In the following period there were significant changes to the plan; In the interest of a more economical, additive construction, the idea of ​​interlinking different urban functions in favor of a clear separation of residential, shopping, office, cultural and sports areas was initially rejected; later the sports facilities were also omitted, the cultural infrastructure was almost completely abandoned and reduced to a town house (which has been reduced in size to this day and not yet implemented). Egon Hartmann, the main planner of Neuperlach, had warned in vain that the center of the district would be degraded to an "air-conditioned general store" with no real urban life; the architect Bernt Lauter distanced himself from the project during the revisions to his design, in which he was no longer involved.

The laying of the foundation stone was postponed until 1974 due to the numerous redesigns. The living area of ​​the center was essentially completed by 1978, the first stage of the shopping complex by 1979 (extension in 1989), the commercial buildings followed gradually until the very latest.

The building draft for the south construction section was created in 1972 on the basis of an urban planning report by Thomas Sieverts and Ferdinand Stracke. However, the start of construction was delayed until 1980 due to financing difficulties and profitability problems. The construction of the south residential area in two successive phases was largely completed with the opening of the central pedestrian zone in the second section in 1991.

Mission statement and meaning

“Urban landscape” in Neuperlach-Zentrum, in the middle the Theodor-Heuss-Platz, in the lower right corner of the picture the shopping center pep , the social bourgeoisie and the MVV bus stop Neuperlach Zentrum

Neuperlach is the largest West German settlement project after the Second World War. It is regarded as an example of urban planning in the 1960s and 1970s , as a product of a time of upheaval in which old and new urbanist models confronted one another. As a “city next to the city”, Neuperlach was to become a relatively independent, lively and attractive community through the integration of living, working, shopping, culture and sport, through a high population density as well as an urban dimensioned and designed center, with a catchment area of ​​around 400,000 Radiate people in the southeast of Munich. By including urban planning critics ( Hans Paul Bahrdt , Alexander Mitscherlich ) who were well-known in the zeitgeist in the planning of the city center, the aim was to avoid features of prewar architecture that were perceived as urban planning errors.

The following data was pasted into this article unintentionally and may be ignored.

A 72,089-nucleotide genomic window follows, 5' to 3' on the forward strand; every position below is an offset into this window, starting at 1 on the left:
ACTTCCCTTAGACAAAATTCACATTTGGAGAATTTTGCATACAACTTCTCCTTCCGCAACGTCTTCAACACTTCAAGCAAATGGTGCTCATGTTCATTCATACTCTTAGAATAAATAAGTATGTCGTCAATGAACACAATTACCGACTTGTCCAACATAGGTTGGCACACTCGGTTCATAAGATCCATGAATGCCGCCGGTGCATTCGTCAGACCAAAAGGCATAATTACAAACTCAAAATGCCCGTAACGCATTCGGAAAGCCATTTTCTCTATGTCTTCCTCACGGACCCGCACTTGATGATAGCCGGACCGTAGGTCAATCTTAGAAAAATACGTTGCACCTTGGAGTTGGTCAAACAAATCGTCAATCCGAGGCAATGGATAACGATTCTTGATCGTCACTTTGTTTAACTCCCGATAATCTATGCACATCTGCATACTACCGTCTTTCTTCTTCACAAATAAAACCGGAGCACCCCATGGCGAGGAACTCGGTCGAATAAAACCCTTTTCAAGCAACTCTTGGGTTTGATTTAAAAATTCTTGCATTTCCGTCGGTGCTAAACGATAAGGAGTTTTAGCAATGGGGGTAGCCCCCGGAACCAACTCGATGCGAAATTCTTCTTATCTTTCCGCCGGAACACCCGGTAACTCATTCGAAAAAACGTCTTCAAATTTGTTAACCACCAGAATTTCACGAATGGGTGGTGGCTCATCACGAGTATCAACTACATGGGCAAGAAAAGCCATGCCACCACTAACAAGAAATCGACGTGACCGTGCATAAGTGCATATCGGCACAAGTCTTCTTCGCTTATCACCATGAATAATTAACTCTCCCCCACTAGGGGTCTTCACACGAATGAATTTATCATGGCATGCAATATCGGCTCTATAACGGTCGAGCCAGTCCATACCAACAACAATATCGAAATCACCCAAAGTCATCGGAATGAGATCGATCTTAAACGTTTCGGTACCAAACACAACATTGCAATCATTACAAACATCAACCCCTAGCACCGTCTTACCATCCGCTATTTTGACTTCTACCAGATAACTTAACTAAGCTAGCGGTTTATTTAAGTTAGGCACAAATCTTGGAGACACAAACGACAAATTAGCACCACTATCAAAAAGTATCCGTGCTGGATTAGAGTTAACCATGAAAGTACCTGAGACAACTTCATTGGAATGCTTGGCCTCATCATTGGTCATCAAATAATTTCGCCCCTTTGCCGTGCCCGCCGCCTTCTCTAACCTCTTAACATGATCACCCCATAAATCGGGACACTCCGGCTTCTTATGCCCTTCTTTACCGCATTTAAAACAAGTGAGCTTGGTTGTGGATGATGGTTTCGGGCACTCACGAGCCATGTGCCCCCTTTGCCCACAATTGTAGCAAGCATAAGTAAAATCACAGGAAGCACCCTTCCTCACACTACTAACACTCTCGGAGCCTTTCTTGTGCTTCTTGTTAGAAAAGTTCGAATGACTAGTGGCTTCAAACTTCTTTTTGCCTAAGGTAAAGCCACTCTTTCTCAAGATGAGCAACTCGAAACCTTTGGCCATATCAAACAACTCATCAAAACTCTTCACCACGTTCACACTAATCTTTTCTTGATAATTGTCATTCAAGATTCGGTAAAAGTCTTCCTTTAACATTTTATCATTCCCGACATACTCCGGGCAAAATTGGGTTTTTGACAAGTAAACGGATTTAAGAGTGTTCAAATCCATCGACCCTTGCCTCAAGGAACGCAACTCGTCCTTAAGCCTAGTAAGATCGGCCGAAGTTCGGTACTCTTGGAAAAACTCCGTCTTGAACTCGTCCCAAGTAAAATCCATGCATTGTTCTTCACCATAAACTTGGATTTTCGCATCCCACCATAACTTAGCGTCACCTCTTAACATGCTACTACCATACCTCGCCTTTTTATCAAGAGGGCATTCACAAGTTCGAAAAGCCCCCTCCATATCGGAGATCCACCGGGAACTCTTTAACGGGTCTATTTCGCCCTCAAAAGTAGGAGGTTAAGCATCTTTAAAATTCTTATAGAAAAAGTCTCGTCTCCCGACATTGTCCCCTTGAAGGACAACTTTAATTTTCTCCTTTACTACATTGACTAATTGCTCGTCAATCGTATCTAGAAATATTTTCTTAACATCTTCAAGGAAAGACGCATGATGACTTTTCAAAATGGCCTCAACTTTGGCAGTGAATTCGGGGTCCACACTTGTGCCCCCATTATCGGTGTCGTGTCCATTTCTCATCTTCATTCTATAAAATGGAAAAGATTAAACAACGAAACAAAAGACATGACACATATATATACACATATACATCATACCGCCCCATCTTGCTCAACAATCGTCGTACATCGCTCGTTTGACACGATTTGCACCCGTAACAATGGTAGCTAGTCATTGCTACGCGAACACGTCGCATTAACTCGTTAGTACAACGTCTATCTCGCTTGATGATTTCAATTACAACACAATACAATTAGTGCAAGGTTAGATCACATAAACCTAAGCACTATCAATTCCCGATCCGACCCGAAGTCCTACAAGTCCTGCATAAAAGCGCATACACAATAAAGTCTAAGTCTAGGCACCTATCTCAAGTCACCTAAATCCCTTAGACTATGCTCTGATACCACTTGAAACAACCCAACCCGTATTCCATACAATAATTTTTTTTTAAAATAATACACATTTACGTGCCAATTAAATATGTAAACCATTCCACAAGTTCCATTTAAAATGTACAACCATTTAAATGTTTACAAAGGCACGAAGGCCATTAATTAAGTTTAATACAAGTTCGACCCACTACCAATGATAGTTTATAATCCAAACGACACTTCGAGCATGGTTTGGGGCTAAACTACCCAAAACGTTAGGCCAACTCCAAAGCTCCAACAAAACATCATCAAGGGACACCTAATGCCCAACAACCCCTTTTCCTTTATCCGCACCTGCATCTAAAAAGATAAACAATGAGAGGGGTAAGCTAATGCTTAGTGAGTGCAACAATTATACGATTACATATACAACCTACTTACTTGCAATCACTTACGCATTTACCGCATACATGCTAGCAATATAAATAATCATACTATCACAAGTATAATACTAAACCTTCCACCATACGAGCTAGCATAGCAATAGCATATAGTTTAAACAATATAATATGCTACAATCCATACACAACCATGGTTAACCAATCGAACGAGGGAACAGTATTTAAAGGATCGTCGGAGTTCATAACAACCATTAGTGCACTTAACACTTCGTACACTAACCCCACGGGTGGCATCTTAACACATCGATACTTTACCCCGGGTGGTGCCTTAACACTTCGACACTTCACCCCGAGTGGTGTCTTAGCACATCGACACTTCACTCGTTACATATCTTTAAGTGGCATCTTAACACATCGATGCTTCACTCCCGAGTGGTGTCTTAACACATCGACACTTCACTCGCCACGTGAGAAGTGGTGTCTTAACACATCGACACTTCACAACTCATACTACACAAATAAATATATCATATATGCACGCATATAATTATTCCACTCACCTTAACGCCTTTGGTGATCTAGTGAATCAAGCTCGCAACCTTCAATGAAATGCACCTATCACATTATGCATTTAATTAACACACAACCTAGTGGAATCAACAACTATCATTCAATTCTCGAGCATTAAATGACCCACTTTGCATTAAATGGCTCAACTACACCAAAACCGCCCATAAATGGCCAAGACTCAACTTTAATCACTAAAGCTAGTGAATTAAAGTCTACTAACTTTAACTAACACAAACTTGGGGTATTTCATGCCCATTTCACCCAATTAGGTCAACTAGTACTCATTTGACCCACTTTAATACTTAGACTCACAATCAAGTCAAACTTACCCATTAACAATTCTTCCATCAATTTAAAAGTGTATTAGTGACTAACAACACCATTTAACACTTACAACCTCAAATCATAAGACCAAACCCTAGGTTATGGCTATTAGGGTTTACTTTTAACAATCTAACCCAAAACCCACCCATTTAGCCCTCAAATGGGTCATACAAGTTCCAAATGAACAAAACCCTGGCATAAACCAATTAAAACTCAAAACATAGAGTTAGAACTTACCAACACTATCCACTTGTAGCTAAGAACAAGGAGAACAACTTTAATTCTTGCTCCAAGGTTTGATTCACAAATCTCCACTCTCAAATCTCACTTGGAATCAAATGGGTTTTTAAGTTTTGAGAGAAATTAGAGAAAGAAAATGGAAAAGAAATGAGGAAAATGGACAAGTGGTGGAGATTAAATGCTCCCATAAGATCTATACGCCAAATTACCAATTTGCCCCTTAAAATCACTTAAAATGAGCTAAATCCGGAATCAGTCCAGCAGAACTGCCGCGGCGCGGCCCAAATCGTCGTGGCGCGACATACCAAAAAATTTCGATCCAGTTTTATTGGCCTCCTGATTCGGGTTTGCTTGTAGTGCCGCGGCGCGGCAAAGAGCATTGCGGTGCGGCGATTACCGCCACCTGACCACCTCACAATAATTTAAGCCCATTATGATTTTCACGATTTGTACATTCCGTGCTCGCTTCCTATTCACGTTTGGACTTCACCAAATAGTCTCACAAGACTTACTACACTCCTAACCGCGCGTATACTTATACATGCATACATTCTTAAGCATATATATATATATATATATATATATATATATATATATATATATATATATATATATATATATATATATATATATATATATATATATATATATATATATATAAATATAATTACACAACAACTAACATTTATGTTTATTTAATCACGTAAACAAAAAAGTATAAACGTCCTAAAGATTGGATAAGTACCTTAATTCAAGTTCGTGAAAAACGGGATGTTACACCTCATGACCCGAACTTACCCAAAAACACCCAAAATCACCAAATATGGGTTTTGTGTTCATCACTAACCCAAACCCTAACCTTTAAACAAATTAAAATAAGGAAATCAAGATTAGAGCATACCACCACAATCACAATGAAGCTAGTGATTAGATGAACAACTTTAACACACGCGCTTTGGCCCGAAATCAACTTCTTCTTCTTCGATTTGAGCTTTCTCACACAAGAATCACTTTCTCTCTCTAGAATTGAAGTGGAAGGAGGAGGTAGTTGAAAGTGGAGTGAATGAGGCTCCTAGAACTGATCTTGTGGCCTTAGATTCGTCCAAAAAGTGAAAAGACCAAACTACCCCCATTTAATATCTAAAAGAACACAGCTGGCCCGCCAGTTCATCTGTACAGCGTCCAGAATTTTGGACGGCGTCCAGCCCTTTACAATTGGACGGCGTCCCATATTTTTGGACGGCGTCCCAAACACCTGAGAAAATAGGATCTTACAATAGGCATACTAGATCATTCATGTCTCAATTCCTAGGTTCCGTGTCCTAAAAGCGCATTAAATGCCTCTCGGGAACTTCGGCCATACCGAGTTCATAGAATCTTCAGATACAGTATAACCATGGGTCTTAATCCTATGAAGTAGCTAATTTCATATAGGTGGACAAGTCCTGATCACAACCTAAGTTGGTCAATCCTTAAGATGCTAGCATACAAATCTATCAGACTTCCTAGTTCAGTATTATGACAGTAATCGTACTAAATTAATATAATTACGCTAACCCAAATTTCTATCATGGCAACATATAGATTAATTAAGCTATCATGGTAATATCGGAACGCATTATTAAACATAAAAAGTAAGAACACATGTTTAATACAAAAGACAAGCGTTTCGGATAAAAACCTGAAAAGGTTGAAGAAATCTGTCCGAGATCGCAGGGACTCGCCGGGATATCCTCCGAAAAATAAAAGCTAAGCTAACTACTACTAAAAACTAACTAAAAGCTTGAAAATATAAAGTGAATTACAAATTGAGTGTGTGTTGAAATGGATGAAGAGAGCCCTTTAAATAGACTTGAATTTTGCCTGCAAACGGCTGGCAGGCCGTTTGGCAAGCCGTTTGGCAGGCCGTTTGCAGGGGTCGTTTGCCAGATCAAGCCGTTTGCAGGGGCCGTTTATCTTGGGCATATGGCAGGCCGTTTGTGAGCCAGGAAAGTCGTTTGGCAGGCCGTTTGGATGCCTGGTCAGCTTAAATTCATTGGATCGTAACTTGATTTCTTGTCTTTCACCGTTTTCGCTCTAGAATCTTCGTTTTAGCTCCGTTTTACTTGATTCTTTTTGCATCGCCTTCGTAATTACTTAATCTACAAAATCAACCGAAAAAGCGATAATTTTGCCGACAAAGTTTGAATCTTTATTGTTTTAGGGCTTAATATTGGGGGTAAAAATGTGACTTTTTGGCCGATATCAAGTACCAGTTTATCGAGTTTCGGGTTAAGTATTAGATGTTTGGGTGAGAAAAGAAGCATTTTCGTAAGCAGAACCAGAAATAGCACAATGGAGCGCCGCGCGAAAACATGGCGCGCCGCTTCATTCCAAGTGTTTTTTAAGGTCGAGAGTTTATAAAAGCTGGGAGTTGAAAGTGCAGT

Despite the so already executive renaissance of Urbanitätsgedankens are in the actual implementation is still very clear premises elderly tend to city enemy models effectively: the strictly held separation of traffic into pure footpaths and often oversized streets along the lines of "car-friendly city" and " organic urban development " Hans Bernhard Reichows , the small-scale greening, as envisaged in the concept of the" structured and loosened city "by Johannes Göderitz , Roland Rainer and Hubert Hoffmann , and finally the insufficient mix of urban functions in practice, which is still more reminiscent of functionalist ideas of Le Corbusier's Athens Charter as reminiscent of the previously theoretically formulated urban goals.